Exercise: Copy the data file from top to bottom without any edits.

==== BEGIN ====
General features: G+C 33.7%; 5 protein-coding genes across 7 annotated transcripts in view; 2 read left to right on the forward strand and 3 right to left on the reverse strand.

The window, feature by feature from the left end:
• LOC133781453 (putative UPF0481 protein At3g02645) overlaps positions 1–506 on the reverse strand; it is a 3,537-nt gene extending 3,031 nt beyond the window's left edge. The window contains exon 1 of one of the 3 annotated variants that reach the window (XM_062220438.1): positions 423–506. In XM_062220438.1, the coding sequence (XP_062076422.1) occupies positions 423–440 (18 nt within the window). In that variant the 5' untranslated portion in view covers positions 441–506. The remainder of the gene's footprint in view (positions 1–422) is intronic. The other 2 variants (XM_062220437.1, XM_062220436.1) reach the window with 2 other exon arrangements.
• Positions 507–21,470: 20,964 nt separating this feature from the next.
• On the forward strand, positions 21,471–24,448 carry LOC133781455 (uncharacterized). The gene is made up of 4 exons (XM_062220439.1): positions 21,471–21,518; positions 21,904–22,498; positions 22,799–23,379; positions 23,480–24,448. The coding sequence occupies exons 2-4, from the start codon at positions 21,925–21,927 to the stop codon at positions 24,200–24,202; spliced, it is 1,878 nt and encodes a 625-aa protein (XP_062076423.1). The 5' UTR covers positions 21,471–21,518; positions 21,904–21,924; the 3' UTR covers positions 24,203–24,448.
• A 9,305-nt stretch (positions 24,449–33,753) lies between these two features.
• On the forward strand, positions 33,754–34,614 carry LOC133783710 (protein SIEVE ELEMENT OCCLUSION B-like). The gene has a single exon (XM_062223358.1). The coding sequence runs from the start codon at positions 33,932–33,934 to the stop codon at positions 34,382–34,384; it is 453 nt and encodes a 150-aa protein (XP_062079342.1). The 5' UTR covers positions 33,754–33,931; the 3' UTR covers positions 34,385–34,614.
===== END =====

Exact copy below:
General features: G+C 33.7%; 5 protein-coding genes across 7 annotated transcripts in view; 2 read left to right on the forward strand and 3 right to left on the reverse strand.

The window, feature by feature from the left end:
• LOC133781453 (putative UPF0481 protein At3g02645) overlaps positions 1–506 on the reverse strand; it is a 3,537-nt gene extending 3,031 nt beyond the window's left edge. The window contains exon 1 of one of the 3 annotated variants that reach the window (XM_062220438.1): positions 423–506. In XM_062220438.1, the coding sequence (XP_062076422.1) occupies positions 423–440 (18 nt within the window). In that variant the 5' untranslated portion in view covers positions 441–506. The remainder of the gene's footprint in view (positions 1–422) is intronic. The other 2 variants (XM_062220437.1, XM_062220436.1) reach the window with 2 other exon arrangements.
• Positions 507–21,470: 20,964 nt separating this feature from the next.
• On the forward strand, positions 21,471–24,448 carry LOC133781455 (uncharacterized). The gene is made up of 4 exons (XM_062220439.1): positions 21,471–21,518; positions 21,904–22,498; positions 22,799–23,379; positions 23,480–24,448. The coding sequence occupies exons 2-4, from the start codon at positions 21,925–21,927 to the stop codon at positions 24,200–24,202; spliced, it is 1,878 nt and encodes a 625-aa protein (XP_062076423.1). The 5' UTR covers positions 21,471–21,518; positions 21,904–21,924; the 3' UTR covers positions 24,203–24,448.
• A 9,305-nt stretch (positions 24,449–33,753) lies between these two features.
• On the forward strand, positions 33,754–34,614 carry LOC133783710 (protein SIEVE ELEMENT OCCLUSION B-like). The gene has a single exon (XM_062223358.1). The coding sequence runs from the start codon at positions 33,932–33,934 to the stop codon at positions 34,382–34,384; it is 453 nt and encodes a 150-aa protein (XP_062079342.1). The 5' UTR covers positions 33,754–33,931; the 3' UTR covers positions 34,385–34,614.